Major Peake, 44, will tie himself to a treadmill on the International Space Station and pound over a virtual start line at the same time as 37,000 other people compete in the London Marathon.
He will also start the event after recording a good-luck message with a 10-second countdown which is to be shown to his fellow runners on a big screen.
Tim finished the London Marathon in a time of three hours, 18 minutes in 1999.
While he does not expect to match that performance today, he is aiming to cross the virtual finish line in around four hours.
He said: “The fitness training has been going well. I’m feeling good. We have a great team that support us up here and they’ve been keeping me in good shape.”
One of his biggest challenges will be having the determination to keep going without the company of spectators or other runners.
To help him, an iPad will screen a moving image of the run which can be adjusted to his pace. In addition, he hopes to have access to a TV showing scenes from the marathon beamed from Earth.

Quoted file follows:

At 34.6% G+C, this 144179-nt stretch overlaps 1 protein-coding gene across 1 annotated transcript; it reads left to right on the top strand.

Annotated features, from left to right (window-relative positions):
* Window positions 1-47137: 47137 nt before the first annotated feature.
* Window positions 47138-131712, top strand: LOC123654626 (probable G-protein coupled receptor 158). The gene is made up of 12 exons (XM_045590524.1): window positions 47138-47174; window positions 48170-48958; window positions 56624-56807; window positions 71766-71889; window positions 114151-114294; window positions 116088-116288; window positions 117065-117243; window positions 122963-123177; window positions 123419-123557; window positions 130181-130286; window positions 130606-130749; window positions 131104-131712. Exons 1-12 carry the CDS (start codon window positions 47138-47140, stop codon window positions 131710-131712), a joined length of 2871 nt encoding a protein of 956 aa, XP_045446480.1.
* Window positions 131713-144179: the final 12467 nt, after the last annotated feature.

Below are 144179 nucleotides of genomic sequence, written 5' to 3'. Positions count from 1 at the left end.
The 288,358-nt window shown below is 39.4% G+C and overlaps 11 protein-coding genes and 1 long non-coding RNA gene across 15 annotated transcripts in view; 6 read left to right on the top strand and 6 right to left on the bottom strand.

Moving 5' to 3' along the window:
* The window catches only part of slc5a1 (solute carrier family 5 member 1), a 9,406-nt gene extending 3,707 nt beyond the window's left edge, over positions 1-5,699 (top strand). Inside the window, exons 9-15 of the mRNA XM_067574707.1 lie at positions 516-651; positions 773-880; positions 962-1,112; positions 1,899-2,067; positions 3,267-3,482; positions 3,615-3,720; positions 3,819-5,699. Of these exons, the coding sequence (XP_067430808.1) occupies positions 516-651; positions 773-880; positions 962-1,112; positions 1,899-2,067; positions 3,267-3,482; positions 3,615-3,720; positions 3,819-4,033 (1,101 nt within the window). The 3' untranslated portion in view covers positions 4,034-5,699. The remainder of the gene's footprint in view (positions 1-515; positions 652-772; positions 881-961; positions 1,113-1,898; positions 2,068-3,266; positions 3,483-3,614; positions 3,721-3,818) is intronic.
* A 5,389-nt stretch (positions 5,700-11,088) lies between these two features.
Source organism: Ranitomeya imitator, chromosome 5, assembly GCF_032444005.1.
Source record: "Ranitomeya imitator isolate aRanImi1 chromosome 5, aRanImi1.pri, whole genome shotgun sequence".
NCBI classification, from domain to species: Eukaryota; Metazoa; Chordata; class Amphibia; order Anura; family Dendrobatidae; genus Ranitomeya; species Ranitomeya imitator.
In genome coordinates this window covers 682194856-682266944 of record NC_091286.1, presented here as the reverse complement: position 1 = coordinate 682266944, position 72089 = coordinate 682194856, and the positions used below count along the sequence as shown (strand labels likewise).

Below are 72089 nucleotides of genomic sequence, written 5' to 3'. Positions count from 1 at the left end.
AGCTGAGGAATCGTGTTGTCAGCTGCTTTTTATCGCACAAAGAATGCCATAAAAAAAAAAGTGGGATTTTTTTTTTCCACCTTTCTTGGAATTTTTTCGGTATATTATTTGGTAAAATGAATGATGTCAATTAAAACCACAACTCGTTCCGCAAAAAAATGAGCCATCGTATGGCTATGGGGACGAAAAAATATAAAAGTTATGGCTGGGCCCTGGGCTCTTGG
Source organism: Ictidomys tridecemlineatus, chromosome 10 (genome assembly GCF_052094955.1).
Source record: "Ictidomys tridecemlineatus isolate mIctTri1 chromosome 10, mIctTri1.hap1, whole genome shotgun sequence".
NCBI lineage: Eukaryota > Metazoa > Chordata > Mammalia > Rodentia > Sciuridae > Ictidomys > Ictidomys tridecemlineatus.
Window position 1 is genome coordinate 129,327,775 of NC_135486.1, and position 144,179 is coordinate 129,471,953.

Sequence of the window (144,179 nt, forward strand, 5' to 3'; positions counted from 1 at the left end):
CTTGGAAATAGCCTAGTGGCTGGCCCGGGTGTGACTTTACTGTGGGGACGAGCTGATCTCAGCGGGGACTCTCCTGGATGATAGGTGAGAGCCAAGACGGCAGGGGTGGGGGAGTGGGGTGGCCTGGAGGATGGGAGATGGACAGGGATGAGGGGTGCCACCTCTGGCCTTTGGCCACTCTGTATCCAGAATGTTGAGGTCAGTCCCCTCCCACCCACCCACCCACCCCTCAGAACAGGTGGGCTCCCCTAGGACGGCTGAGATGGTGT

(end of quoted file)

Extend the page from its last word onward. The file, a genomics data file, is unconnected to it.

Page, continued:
“It will be a huge boost to me to know that I’m running alongside everybody down there,” he said.
Among those competing alongside Tim will be 88-year-old grandmother Iva Barr, who is running the London marathon for the 20th time.
Iva, who first took part in the race in 1982 and plans to keep competing into her 90s, said: “I just love doing the London marathon. It’s like being at the centre of a big street party.
“Training has not been so good this year. I had a fall and hurt my shoulder but one way or another I will get round again.”
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